Image / Object / Material:Â Recent Works by Christi and Jerry Birchfield
Exhibition Dates: Friday, January 7 â€“ Sunday, February 6
Opening Reception: Friday, January 7 6pm-9pm
After Concert: ART DE ROCKUS Concert Series #1
Featuring Jukebox Value, User, and Madame and the Moist Towelettes
Both events are FREE and Open to the Public
Sister and Brother duo – Christi and Jerry Birchfield come together for an exhibit of recent work. While practicing different mediums, both artists are attracted to process as a layer of motivation within a particular piece. Jerry, the photographer, deals with the idea of conceptual space, imagined geometry and meta-lines (you could say that the photographs exist within the realm of 2-d constructions, sculpture even). Jerry’s work toils with the language of photography and a systematic approach to drawing within the digital realm.
Christi is even harder to pin down, working in a variety of mediums whose foundation is Printmaking (but don’t take our word for it). Christi’s de-construction(s) play with the idea of decay, the beauty and color that come from nature, and then subverts the very object by obscuring its birth. Christi’s work addresses issues relating to printmaking’s role in the current painting conversation. Weâ€™d like to think this exhibit will go down as one of our most beautiful and challenging to date.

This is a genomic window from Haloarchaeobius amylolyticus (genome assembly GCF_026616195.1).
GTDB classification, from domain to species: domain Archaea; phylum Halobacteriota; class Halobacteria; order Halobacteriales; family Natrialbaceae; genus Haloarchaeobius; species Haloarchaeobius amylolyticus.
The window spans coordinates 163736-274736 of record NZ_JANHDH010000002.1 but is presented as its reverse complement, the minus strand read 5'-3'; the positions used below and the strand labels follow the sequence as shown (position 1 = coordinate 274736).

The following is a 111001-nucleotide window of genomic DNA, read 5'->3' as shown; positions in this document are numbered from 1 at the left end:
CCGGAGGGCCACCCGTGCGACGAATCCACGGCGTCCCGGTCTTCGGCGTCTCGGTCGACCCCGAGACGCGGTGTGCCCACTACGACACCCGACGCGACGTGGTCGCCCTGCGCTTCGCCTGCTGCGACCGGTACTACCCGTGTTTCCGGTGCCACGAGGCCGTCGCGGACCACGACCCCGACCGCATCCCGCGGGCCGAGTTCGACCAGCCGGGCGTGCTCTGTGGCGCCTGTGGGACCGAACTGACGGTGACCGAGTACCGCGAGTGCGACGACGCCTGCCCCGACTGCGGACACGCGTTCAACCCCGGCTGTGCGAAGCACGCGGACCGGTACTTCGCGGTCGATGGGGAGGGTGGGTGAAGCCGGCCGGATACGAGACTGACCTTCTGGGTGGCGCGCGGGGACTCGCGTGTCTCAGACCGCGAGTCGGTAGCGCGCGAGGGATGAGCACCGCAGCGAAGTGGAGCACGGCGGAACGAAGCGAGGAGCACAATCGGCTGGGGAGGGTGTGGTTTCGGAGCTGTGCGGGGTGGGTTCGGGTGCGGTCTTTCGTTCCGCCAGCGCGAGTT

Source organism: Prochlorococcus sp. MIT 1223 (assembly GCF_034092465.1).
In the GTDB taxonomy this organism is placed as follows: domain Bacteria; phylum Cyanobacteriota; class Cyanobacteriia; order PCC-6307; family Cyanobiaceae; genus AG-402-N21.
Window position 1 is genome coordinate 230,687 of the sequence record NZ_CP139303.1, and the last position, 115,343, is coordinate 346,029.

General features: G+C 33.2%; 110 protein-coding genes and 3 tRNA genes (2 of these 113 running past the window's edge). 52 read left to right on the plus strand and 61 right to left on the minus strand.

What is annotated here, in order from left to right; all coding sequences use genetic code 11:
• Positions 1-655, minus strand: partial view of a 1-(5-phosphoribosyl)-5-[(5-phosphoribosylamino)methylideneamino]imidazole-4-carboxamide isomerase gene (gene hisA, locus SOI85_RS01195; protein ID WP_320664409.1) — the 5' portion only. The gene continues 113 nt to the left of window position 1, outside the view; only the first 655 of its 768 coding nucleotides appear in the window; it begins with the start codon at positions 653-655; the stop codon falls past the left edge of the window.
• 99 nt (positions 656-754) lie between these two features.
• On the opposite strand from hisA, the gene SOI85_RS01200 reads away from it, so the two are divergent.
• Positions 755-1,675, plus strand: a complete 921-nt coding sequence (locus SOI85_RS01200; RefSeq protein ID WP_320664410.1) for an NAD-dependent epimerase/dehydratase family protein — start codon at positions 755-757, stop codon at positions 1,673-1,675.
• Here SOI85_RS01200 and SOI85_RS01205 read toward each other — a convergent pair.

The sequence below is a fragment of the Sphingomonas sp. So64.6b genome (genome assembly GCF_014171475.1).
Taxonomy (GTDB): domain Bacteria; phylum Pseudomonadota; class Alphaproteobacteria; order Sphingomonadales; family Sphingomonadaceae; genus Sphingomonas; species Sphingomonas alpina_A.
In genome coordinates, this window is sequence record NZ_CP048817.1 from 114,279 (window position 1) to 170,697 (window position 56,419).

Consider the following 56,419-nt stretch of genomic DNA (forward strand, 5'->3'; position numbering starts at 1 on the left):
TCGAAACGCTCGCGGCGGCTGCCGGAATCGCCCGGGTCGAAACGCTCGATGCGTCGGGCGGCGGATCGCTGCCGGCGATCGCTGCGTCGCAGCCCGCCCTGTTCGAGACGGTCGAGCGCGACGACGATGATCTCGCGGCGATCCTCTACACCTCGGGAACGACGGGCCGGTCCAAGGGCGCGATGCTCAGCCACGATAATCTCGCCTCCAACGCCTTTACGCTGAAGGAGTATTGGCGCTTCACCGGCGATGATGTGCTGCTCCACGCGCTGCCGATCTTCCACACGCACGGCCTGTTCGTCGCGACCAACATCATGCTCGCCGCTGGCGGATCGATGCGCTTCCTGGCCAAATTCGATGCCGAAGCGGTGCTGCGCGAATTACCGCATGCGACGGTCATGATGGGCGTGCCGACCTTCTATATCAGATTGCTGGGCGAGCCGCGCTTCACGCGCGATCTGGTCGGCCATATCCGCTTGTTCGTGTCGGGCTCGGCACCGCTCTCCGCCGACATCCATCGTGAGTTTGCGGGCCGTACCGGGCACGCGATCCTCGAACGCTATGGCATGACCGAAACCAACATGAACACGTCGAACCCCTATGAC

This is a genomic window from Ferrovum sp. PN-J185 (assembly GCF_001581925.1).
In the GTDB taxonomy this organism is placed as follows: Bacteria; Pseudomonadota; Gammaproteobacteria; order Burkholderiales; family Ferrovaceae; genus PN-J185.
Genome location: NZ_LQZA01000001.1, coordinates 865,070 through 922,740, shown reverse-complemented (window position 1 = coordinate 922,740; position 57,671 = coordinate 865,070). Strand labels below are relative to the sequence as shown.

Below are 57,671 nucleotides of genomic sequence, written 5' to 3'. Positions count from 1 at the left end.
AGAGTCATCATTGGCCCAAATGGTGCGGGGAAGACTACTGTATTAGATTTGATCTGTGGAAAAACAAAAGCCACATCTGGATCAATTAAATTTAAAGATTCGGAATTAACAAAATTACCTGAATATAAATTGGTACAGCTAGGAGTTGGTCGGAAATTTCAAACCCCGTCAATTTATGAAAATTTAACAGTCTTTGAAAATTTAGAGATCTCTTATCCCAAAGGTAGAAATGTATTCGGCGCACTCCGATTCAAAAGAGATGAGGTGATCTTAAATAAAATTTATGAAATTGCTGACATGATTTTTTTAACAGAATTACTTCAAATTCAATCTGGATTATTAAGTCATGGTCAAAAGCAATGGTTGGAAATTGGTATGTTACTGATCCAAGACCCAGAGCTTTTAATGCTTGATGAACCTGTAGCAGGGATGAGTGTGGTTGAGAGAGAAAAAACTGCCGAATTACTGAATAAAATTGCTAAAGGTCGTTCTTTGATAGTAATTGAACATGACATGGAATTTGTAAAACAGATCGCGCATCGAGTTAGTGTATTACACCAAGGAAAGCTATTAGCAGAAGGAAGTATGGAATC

Here is what the artistâ€™s say about their work and process:
As Morris Louis chose to pour paint onto canvas as opposed to using brushes, or as Sol Lewitt created specific rules by which he or others could make drawings, Christi and Jerry look to these modes as (controller) of process as well as surrender to process to make images. The Birchfield’s depend on tools to create distance between themselves and their work.Â As light reacts and morphs inside a camera, or as objects become imbedded into paper via the pressure of an etching press, tools become another participant in the process. Their influences range from Malevich’s White on White, to Kosuth’s idea of a chair, as well as surrealist techniques for drawing.Â Be it flowers, ink, or film, as material, one thing is for sure, paper is the substrate, and besides that, the rest is left to random rules and serious play.
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